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Evening Standard
Evening Standard
Lisa McLoughlin

Tan France on eyeing up a London move, British comfort foods and whether Queer Eye is coming to the UK

Tan France has been living in the States for 16 years, but that doesn’t mean he has lost his love for his native England. In fact, he’s currently on the hunt for a London base.

The Netflix star has been based in Salt Lake City with his husband Rob for almost two decades and recently the pair became parents for the second time, welcoming a son named Isaac, via surrogacy, in June.

Although they’re nearing the end of construction of their “dream home” in Utah, France has been enjoying more work opportunities in the UK, having recently launched his new series, Say Yes To The Dress with Tan France, on Quest.

With work commitments bringing him back over this side of the pond, the Queer Eye star, who has teamed up with LEGO for their Play is Your Superpower campaign, tells The Standard that he’s eyeing up a place in the capital.

The presenter welcomed his second son, Isaac, with husband Rob in June. Pictured with son Ismail also (Instagram/Tan France)

The fashion expert shared: “I always dreamt of living in America, and I didn’t think building a home was a possibility in my lifetime, but I feel very proud that I get to build my dream home.

“But does that mean that Salt Lake is my home forever? To a certain extent, yes, I pray that I will always have this home and that my kids will inherit this home.

“But my husband and I are actively looking at property in London, and if I continue to work in London – right now I have a show in the UK and I hope to have a second one there next year – if that continues, yes, we will have our second home in the UK.”

Originally from Doncaster, France, 40, became an American citizen in 2020.

And while he has pledged allegiance to the star spangled banner, the TV star isn’t giving up his British vernacular or love of traditional English fare anytime soon, especially with his eldest son Ismail, two.

“I try my very best not to change my vocabulary around my children in particular,” he said.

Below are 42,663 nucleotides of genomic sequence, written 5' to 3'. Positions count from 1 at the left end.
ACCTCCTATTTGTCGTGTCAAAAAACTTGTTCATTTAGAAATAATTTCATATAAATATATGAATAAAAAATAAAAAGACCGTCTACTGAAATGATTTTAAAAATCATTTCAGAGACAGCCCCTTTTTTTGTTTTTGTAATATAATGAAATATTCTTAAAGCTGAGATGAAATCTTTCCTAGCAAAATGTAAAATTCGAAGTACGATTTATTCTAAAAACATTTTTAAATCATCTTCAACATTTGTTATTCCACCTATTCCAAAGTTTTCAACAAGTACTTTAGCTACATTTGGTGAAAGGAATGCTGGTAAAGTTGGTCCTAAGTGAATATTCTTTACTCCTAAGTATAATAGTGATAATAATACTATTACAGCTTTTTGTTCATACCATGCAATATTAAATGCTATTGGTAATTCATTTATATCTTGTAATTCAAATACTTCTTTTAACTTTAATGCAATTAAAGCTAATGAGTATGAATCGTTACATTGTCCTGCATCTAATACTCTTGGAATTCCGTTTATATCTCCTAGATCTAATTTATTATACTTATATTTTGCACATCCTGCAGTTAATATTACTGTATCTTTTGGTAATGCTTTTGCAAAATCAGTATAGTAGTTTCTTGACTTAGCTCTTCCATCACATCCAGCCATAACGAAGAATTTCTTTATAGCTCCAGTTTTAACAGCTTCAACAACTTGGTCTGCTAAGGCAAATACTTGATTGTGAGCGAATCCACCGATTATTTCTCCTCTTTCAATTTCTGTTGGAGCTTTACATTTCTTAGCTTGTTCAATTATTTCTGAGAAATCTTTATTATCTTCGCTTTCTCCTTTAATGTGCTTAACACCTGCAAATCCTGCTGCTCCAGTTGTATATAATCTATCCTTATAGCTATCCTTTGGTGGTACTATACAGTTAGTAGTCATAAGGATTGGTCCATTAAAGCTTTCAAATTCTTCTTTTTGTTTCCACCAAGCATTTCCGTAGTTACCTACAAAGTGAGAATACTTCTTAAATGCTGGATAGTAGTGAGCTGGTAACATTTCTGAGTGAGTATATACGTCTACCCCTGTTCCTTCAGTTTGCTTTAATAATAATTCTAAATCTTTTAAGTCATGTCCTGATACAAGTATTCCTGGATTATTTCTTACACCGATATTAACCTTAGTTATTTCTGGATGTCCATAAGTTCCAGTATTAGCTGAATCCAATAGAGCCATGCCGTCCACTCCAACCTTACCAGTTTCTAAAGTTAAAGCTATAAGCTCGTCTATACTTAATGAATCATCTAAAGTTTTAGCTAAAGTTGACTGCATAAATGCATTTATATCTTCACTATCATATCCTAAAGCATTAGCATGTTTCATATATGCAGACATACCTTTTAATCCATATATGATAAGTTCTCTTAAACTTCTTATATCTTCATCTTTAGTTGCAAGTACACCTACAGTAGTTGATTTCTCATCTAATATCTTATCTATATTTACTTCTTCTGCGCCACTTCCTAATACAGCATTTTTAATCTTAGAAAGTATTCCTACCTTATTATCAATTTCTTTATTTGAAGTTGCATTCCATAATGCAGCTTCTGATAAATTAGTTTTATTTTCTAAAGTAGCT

“I take my eldest back every three to four months so we can be around my family and be around Brits where I come from.

“I have introduced him to Greggs and Marks & Spencer, and he loves those.

“I also try to make a Sunday roast as often as I can, which ends up being once a month because I travel a lot, but I’m talking Yorkshire puddings, sage and onion stuffing, like proper English-style Sunday roast.”

In fact, France wishes he could get his hands on British-adopted favourite Nando’s more often, admitting he “struggles without it”.

Aside from home comforts, the fashion designer has enjoyed much success since finding fame in 2018 as one fifth of the fab five on the Netflix reboot of Queer Eye.

In the show’s seven seasons, they have helped people and communities all over America.

They have even brought the programme to Japan and Australia – leaving fans wondering if they’ll ever visit the UK for a special instalment.

France has teamed up with LEGO to launch their Play is Your Superpower campaign (LEGO)

And the viewers aren’t alone: France revealed he’s been begging show bosses to bring the series to the British Isles, but admitted that fans shouldn’t hold their breath.

He explained: “I have petitioned every darn year for the last six years to try and get Netflix to let us do Queer Eye in the UK.

“I don’t think it is going to happen which is so sad, I don’t know why they won’t let us do it.

“We did an international season in Japan, and a couple of episodes in Australia the first year it came out. I don’t know why we can’t do it in the UK but that is my wish.”

France’s chat comes as he teams up with LEGO to launch their Play is Your Superpower campaign, which aims to inspire families to re-prioritise playtime and emphasise its critical importance in childhood development.

The presenter, who was immortalised as LEGO figurine back in 2021, said he was inspired to team up with the brand “to encourage parents to understand the importance of play in their child’s development and really re-frame what play means and is really important”.

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